The purpose of the thesis is an analysis of selected existing algorithms for DEM generalization through case application in selected fields of geodesy and geoinformatics like cartography, spatial analyses in GIS, and quality control. In its practical part, I used the test area of Semič, consisting of a plain and the Semič hill rising above. Via ArcGIS program, I conducted several simple surface analyses: calculation of slope, angle, curvature, and analytical hillshading using DEM 5, DEM 12.5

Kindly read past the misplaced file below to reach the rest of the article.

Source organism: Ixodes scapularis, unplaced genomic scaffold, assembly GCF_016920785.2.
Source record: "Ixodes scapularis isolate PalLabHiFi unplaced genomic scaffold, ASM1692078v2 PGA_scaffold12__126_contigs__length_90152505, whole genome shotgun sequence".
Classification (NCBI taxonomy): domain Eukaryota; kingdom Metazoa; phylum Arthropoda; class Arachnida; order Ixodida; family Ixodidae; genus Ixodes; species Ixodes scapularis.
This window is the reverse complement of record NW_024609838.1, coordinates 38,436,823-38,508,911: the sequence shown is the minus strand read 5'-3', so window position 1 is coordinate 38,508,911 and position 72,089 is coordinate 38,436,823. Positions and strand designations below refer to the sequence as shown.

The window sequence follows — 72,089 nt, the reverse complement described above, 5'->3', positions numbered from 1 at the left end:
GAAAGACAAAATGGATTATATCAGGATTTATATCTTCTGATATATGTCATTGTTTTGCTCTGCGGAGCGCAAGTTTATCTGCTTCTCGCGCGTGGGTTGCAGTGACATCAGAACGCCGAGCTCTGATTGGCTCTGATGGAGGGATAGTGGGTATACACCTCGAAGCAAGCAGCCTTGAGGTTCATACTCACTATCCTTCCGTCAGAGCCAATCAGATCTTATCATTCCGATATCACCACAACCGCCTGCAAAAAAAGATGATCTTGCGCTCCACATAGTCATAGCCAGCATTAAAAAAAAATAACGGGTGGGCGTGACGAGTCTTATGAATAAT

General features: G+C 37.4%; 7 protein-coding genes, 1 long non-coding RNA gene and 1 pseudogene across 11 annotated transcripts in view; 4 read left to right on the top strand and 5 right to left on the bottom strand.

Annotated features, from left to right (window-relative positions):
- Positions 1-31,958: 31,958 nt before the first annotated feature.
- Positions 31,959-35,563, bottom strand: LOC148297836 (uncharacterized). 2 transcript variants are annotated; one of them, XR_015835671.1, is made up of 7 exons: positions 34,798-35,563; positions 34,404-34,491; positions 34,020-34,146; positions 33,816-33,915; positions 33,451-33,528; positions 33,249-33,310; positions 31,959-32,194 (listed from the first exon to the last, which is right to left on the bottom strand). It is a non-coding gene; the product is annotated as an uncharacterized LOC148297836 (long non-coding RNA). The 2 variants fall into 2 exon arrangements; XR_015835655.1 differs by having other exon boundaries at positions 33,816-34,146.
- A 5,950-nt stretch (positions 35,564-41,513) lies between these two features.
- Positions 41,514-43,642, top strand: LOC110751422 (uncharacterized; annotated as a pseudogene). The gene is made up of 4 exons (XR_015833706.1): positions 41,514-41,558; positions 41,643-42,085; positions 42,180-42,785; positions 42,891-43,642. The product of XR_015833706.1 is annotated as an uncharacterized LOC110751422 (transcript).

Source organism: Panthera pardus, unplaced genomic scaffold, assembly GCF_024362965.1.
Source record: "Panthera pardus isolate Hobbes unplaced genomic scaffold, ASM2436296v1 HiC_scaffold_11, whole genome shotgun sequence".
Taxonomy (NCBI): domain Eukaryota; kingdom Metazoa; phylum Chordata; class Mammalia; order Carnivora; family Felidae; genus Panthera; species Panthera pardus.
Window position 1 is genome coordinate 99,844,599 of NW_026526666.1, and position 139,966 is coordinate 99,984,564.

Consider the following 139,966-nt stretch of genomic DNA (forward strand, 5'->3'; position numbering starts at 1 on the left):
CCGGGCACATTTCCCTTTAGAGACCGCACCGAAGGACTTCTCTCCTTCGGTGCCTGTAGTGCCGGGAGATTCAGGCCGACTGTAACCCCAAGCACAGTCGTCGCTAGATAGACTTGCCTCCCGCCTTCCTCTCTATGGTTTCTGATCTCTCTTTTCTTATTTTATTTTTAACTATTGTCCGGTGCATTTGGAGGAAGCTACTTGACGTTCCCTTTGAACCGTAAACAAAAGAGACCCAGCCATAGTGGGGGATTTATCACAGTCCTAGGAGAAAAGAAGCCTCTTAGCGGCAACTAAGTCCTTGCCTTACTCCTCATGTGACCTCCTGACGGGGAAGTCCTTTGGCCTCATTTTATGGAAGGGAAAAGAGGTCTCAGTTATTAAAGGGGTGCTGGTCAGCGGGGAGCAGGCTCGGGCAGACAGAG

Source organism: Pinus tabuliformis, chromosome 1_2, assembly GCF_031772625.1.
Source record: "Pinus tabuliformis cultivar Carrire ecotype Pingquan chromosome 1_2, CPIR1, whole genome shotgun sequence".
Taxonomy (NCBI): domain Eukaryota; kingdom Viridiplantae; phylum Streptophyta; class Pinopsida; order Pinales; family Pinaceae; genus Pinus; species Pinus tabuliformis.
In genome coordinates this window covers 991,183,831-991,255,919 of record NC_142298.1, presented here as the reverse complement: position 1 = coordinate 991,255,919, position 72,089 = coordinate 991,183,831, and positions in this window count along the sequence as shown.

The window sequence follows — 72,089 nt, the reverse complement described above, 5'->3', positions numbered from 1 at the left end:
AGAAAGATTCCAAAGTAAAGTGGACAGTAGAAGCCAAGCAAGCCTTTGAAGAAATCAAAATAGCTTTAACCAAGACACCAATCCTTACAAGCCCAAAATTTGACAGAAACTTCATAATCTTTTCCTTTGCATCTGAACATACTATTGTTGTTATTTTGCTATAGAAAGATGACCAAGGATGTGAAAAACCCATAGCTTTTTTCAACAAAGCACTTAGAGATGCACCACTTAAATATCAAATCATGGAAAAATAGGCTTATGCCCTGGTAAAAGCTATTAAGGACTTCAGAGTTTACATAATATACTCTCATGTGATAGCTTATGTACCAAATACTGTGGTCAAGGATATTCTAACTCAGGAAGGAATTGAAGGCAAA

and LIDAR data. By bilinear interpolation method, I resampled all three layers of spatial data from 12.5 resolution to 25m and 50m resolutions, and conducted analyses. I interpreted the analyses' results in the sense of three selected fields in geodesy and geoinformatics. LIDAR is the highest quality display regarding the level of detail. Especially in the flat part, DEM 12.5 and DEM 5 are more consistent, whereas DEM 5 and LIDAR tally better in the hilly tract. Analytical hillshading at 45° azimuth yields undefined surface displays, a reverse surface display at 135° azimuth, hills being valleys and valleys hills, while hillshading at a vertical 10° angle forms long shadows. The best contours are generated from LIDAR, where contours are generalized and reduced mainly in the flat tract. Resampling to better resolution from 12.5m to 1m, I searched for errors in the layers. Through indirect sampling, I obtained even more generalized displays compared to direct sampling. Exposition is least sensitive to generalization, while angle and curvature are much more so. In curvature, differences are well enough seen at 25m resolution, where we can also visually perceive the differences in concavity and convexity. The least differences are seen in plan curvature. When resampling to smaller resolution of 25m and 50m, the quality of display and DEM data decreases, but I obtained more equivalent inter-layer displays at 50m resolution.